My Daughter is Different

The other night, as I was trying to get back to sleep at around 2 a.m., I couldn’t stop thinking about how different my daughter is from my sons.  The thought kept me awake, because it’s only recently that I’ve noticed any real differences between raising boys and girls.  In fact, had you asked me a few months ago, and believe me, there are many well-meaning (at least I think) women who always like to comment on how different girls are (and I don’t think they mean it in a particularly flattering way to boys), I would have said not really.  And frankly, as the mother of two wild boys, the comparison annoys me just as much as the oft repeated comment ,“at least you got your girl.” As if, if I had had another boy, I wouldn’t love him as much, or worse, that second son didn’t count.

But truth be told, I guess I do get it.  And, well, I am glad that I did have a girl and my husband is too, even though if we’re being honest, I can tell you the day we found out he was less than thrilled.  I think the comment went something like, “Great, now we have to go buy all new stuff!”  Not to worry, though, she’s growing on him (read total Daddy’s girl).  How could he have known?But back to my point, so, at 2 a.m. the other night I heard my daughter crying, which is unusual, so I went in to check on her.  I reached my hand through the side of her crib, rubbed her hand and simply said, “It’s ok, sweetie, go back to sleep. You’re ok.” She looked up at me and said, “Ok, mommy,” in her sweet little munchkin like voice, and I walked out of the room. End of story.  Except, it’s not the end of the story, because I had to go back to my own bed, which meant battling back my space from second son, who is a whole three years older than his toddling sister. And not only did I have to battle it back, but I had to do it quietly, or else he go in search of my husband, who tries to avoid the bed as much as possible, when second son comes in to invade. And yes, it is an invasion in every sense of the word. (Did you see that episode of “The Middle”?) Because if second son gets woken and has decided he has had enough sleep, he will spend the next two hours torturing us with pleas to go downstairs, until he finally falls asleep somewhere around four a.m., only to get woken up when first son (who has seven years of bad sleeping under his belt) comes in at 5:20, ready for his morning snack and orange juice, or as we like to call it, breakfast number one. Oh, the many joys of parenting!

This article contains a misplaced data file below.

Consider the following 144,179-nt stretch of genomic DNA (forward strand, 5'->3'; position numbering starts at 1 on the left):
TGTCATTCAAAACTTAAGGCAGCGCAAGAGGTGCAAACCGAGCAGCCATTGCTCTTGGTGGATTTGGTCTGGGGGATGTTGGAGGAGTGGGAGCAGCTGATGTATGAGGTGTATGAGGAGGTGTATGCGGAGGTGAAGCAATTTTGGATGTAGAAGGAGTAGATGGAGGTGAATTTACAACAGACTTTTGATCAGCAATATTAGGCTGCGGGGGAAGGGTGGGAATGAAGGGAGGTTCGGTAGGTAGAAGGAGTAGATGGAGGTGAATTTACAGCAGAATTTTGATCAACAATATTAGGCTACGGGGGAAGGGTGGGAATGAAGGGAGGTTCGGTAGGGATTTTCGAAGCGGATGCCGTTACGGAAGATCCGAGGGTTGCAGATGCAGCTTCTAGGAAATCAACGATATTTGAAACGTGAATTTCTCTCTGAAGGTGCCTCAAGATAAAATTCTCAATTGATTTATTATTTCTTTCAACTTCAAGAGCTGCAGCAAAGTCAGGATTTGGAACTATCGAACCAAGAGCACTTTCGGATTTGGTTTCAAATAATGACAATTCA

See, my sons would never just take a little hand rub and fall back to sleep. They refuse to go back to sleep. They refuse to go back to their rooms. They simply refuse to be ignored! Now, I know super nanny would be shaking her finger at me right now posing the annoying question of “Who’s the parent?” But really, who wants to battle it out at 4:30 in the morning? Our goal has only been as lofty as to isolate the early riser as much as possible, so as not wake the others, in the hopes that we can still preserve some of our much needed rest.  And if you’re a mother of two boys, and one spirited girl, than you know you need a lot of rest!  Lazy parenting (as my sister and I like to call it) yea, probably, but don’t judge me until you’ve spent a few nights with my brood.But back to my good sleeper, my little lady, who sleeps until seven, who goes to sleep in a dark room with the door shut, all by herself. My sons don’t do that.  They don’t do a lot of things that she does. Like want to help me, talk to each other, put their shoes on. Heck, we’re not even sure if our oldest even knows he has a sister. My little verbal girlie can talk it up with the best of them, yet king talker, oldest son, doesn’t even seem to hear her when she’s sitting next to him two inches from his face. She’s more sensitive, too, and not just to her own needs. The boys yell at her and she’s insulted, brought to tears, where as boy one and boy two follow a distinct pattern all day- play, play, play, fight, fight, fight, wrestle, wrestle, wrestle, time-out, time-out, time-out, ten minutes pass, “Hey, what do you want to play?” No harm, no foul. Which don’t get me wrong, it has it’s merits, but don’t let this fool you into believing that they’re just boys and tougher, and they let everything roll off their shoulders, because they’re not and they don’t. She’s tougher and she forgives them just as quickly. But don’t tell them I said that, because then they would beat the crap out of her just to prove me wrong. Oh, my wonderful boys! I love them, warts and all, just as they love me. In many ways all my children are the same. On an hourly basis, they take turns riling me up, pushing my buttons, making a mess, and of course making me proud. But when that little girl sees me emptying the dishwasher and says in her little angel voice, “I’ll help you, mommy.” I think boy, is she different.

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